There is fishing - the snapper seem to be queuing up to be caught. But I’m much more impressed by the very tasty sashimi and tempura the guide subsequently produces. The beach is literally heaving with hermit crabs. These have congregated, in what looks like a mass of crawling pebbles, all attempting to snaffle the barbecue remains. We are taken on a mini tour of the main island - 57 inhabitants. Our guide is explaining about the uses of the tropical plants. ‘The underside of the banana leaf is exceptionally soft’, he says. ‘You can use it for toilet paper’.
The atoll itself is exquisite. The most turquoise of water, the most striking of sand bars. The bay is dotted with young turtles, swimming on each side of the boat as we glide in. More time to sit and wonder at the horizon. In these lagoons it melds with the reef edge and is an extraordinary solid indigo line laced with surf. The lagoon is a dappled stretch out to the reef and the skies are astonishing. They are huge, with amazing snowy cloud patterns laid on an azure background.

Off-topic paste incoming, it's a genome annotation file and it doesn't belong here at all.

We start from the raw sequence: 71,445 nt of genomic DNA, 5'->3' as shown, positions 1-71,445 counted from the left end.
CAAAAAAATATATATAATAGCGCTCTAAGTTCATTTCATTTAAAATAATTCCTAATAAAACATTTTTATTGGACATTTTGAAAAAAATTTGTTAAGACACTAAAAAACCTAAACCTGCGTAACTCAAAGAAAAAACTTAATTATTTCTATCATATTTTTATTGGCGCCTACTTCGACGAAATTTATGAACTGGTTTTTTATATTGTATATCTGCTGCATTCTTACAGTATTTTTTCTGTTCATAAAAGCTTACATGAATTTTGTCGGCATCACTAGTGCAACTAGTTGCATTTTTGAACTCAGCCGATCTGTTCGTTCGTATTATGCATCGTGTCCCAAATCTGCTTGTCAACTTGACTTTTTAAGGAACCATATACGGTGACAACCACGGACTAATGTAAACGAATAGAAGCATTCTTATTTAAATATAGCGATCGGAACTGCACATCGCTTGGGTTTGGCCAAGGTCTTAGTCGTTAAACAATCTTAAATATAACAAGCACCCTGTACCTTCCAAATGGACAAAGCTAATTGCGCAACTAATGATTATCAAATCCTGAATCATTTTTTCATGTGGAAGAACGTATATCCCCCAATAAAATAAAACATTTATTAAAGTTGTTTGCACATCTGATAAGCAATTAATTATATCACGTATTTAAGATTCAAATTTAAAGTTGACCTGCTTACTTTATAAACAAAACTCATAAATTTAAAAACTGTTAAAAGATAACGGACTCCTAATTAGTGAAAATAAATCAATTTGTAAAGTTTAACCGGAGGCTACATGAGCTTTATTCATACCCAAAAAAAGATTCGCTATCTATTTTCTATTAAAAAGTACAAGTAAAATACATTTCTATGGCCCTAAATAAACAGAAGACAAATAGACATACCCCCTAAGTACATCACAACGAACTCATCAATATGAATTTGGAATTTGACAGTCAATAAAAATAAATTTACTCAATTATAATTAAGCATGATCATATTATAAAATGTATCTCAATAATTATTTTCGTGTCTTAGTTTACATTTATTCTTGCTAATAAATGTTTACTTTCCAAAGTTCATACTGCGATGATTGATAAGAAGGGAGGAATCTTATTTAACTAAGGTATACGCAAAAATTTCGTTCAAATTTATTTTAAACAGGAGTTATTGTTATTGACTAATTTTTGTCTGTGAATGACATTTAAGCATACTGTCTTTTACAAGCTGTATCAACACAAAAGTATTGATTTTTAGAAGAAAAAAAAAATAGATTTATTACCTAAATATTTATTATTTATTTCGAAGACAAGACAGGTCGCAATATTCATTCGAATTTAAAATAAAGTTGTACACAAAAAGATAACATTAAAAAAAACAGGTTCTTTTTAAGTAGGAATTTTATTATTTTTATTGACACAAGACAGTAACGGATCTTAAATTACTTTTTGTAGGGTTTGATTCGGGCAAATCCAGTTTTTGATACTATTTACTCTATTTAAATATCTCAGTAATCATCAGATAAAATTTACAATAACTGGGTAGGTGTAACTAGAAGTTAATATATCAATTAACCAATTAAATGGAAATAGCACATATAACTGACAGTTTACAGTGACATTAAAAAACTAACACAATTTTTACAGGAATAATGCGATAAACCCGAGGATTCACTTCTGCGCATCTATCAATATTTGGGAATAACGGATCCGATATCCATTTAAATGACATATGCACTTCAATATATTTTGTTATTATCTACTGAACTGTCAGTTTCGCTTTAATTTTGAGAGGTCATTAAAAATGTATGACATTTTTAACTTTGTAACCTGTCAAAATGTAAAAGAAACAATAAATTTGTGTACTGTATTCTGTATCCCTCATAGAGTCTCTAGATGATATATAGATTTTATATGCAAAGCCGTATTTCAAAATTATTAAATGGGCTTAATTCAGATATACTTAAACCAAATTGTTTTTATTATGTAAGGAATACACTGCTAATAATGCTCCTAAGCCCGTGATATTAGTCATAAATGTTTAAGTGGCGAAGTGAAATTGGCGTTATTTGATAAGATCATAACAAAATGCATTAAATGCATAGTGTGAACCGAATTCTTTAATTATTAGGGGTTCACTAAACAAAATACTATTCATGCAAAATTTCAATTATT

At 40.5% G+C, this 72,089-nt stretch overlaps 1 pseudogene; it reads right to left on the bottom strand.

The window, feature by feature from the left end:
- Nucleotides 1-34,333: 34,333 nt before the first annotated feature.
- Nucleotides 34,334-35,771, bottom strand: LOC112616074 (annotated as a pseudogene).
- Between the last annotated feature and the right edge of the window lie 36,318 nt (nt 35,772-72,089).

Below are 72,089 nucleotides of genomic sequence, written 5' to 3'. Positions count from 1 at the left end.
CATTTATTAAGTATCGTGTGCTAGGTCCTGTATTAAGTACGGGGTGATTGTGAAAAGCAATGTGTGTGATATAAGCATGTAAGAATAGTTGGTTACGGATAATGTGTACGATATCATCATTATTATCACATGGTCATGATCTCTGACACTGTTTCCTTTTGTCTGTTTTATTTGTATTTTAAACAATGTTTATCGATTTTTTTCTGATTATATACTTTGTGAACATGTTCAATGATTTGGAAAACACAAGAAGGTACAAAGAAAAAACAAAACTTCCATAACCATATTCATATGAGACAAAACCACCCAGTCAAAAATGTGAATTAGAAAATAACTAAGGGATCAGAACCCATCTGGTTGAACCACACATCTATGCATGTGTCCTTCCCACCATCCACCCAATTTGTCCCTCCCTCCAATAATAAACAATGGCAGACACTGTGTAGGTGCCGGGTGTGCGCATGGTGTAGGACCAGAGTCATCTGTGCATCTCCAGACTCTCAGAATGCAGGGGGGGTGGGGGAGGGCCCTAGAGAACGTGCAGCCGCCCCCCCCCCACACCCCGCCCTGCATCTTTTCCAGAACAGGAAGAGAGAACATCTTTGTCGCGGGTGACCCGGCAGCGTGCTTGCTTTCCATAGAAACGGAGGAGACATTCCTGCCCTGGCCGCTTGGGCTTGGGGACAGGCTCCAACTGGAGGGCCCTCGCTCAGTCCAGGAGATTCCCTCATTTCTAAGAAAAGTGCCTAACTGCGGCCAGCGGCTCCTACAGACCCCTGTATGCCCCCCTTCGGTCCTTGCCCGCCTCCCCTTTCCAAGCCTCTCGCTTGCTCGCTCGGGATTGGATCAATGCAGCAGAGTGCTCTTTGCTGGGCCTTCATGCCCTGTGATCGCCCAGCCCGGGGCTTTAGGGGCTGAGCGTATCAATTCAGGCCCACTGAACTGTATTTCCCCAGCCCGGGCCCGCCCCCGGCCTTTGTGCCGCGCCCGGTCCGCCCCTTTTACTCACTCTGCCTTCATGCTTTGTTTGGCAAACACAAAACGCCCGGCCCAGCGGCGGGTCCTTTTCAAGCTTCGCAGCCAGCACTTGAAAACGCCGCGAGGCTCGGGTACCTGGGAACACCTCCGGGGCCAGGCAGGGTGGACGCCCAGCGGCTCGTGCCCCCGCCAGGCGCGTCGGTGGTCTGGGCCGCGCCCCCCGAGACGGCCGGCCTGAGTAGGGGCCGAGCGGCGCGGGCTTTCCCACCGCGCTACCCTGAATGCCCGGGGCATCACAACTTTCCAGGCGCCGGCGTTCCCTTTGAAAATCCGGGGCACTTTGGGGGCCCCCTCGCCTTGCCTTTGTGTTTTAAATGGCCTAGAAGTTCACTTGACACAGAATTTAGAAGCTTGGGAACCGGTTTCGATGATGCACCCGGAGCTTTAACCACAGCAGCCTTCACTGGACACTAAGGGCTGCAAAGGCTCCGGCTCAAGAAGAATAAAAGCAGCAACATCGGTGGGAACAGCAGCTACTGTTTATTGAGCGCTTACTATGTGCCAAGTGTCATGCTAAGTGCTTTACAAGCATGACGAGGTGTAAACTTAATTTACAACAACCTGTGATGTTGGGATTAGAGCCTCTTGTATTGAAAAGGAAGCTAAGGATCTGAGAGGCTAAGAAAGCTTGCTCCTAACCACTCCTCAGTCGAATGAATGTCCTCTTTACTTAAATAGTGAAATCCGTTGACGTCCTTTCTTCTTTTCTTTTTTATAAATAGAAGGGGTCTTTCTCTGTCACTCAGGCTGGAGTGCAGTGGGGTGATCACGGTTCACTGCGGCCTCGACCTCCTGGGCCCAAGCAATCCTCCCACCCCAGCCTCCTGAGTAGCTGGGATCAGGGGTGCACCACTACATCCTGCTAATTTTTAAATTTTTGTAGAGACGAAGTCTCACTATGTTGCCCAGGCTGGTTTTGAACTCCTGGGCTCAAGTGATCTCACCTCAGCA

In hindsight, it would have been better to stay admiring the view, but I’m keen to try and get a better photo of the turtles. So I’m off, clambering over the rocks on the beach. Until I slip on a seaweed covered slab and land heavily on my coccyx. It’s still hurting - I’ve commandeered a bag of ice and I’m sitting on that. My trusty Nikon camera hasn’t come out of things too well either. Parts of the lens went flying. I’m hoping it will last the course.
While I’m trying to balance on my ice I’m savouring another solitary dinner, sweet and sour parrot fish. Yet again its’s incredibly good. I might have made yet another bad decision though, as I’ve chosen to eat outdoors. There are hordes of night insects. My banana in coconut milk is covered in a great deal of additional protein by the time I get to it. The bungalow area is teeming with other wild life. There are enormous toads hopping around the path and the wall and roof are festooned with lizards. Both are fine by me - they will help to keep the insects off my food. I'm glad I've got my room refresher with me. They definitely help to keep the mosquitoes away from the bed.
A honey moon couple, Professor Dan and his new Japanese wife, are staying in an adjacent bungalow. They’ve just come by and given me some champagne. It will help to anesthetize the pain.